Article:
Dubai: For the first time in months, UAE consumers should soon be paying less on their food purchases, as regular supplies of wheat and other staples emerge from Ukraine and other import sources.
“India has eased its sugar exports ban; and with Ukraine, it’s not just wheat shipments, even cereals and cooking oils are starting to come out,” said Dhananjay Datar, Managing Director of Al Adil Trading, which operates a network of stores selling ethnic Indian foodstuffs.
“This will translate into reduced prices in the UAE and - ultimately - benefit consumers.”
That’s the crux – how soon will consumers feel the benefits? So far, “The impact on retail prices is negligible so far,” said Datar. “This is due to varied factors - inflation, the higher cost of transportation, are still adding to cost pressures.”
According to market sources, wheat prices should drop by 15-20 per cent by October, and the same range would apply to sugar as well, once India frees up the commodity for exports. On cooking oils, the price drops by September/October would be in the range of 5-10 per cent and then drop further towards the end of the year when more supplies hit the global markets.
Most food prices are down, but it will take a little more time for this to be reflected at the UAE retail level
UAE consumers remain extra cautious
Hypermarket and grocery operators talk of changes in consumer spending patterns starting to show up more regularly. More shoppers are doing their weekly spending on food purchases when they are assured of discounts, or when the retailer provides special promotions cutting across categories. Where possible, consumers are also spending less on non-essentials as they take on the challenge of inflation and what it does to your cash in hand.
So, if shipments from Ukraine continue, the feeling is that at some point, this will help bring down prices on vital food commodities. (All through these months, UAE has had regular supplies of wheat, as part of a deal struck with India and which meant keeping retail-level prices within set limits. The supply deal was initially for four months.)
Help from shippers too
The other factor that has driven up food prices through these 2 years – and which accelerated from last March after the launch of the Ukraine conflict – has been shipping and logistics costs. Here too, there are signs of the worst of the crisis being over.
At this moment, we are not facing any major hassles and supplies are regular.
“Fortunately, every day we are witnessing the situation being resolved by all the shipping lines,” said Harish Tahliani, Managing Director of Arab & India Spices. “At this moment, we are not facing any major hassles and supplies are regular.
“With wheat, recently, we commenced processing whole wheat flour at our UAE facility, and the trial batches. We will now have a continuous need of wheat to cater to the demand of whole wheat flour in the UAE.”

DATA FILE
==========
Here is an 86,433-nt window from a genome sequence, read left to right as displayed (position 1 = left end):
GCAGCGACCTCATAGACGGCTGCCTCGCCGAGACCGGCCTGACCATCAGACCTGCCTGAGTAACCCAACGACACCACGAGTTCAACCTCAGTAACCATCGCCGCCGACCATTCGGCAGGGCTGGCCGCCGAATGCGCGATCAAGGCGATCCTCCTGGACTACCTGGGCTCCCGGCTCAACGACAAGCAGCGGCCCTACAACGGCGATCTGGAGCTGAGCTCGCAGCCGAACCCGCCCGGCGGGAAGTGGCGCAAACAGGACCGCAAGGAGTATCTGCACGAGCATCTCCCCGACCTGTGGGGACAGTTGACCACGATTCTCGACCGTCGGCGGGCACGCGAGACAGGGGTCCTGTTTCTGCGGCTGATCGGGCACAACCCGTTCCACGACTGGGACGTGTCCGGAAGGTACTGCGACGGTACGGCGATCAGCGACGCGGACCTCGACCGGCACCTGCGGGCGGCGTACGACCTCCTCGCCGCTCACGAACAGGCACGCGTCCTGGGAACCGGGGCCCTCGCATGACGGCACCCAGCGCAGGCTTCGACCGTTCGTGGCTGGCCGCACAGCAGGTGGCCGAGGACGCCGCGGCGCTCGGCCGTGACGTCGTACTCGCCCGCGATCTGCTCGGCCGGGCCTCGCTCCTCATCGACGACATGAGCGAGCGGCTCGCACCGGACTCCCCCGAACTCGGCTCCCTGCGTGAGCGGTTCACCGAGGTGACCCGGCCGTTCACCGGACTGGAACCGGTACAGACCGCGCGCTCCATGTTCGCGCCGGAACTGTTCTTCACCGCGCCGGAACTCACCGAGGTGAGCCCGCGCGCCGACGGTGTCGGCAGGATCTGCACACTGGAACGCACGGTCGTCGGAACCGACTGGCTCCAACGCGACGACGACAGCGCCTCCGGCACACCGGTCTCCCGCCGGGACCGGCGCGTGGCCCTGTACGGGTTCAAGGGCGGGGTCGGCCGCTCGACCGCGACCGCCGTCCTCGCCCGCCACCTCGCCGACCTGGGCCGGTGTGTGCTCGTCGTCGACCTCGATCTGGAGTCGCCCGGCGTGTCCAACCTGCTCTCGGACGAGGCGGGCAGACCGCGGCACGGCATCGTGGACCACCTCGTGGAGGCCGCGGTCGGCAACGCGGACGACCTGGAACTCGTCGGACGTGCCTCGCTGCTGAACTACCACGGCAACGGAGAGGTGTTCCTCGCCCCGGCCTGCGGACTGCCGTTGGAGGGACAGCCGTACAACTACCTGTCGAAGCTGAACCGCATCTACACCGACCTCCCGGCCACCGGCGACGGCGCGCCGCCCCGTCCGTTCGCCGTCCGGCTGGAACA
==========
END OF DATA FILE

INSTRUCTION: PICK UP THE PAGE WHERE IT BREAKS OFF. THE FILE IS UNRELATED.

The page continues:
"This is due to the weather in India and the shortage of supply has set off an exponential price hike in spices," said Harish Tahliani of Arab & India Spices. "When it come to red chili, the price has increased nearly 80% from the beginning of this year..."
Regular price checks
Through recent months, the UAE authorities had stepped up monitoring of retail food and other consumer essentials. The message from the authorities have been clear to retailers – be prudent in passing on the higher costs to shoppers. Where costs have to be passed on, the retailers will have to first clear it with the concerned ministry.
“Due to its resilient food security and supply chain policies , the UAE has been managing effectively,” said Sudhakar Tomar, President of India Middle India East Agri Alliance, which funds agritech startups. “There’s been some respite in recent weeks - the Food and Agriculture Organization's (FAO) food price index averaged 140.9 points in July as opposed to 154.2 points in June.”
Due to its resilient food security and supply chain policies , the UAE has been managing effectively
But it’s still early days when it comes to food prices cooling off after reaching a boiling point mid-year. UAE shoppers will hope that the trend starts to pick up in the coming weeks. If one facet of inflation costs – higher food prices – gets mitigated, that in itself will be some relief.
“Change in food commodity prices may not change our cost of operations,” said Ben Mathew, co-founder and CEO. “However, price changes will change some of the sources the UAE market procures from. In such cases, we can help retailers continue to get consistent quality and competitive prices.
“Currently 80 per cent of our operations are in the UAE with 20 plus prominent customers like Shaklan, Falcon, Alwan etc. We have a UAE based team with our own importing operations, warehousing and distribution to enable emerging retailers and brands to access agri produce directly from source.”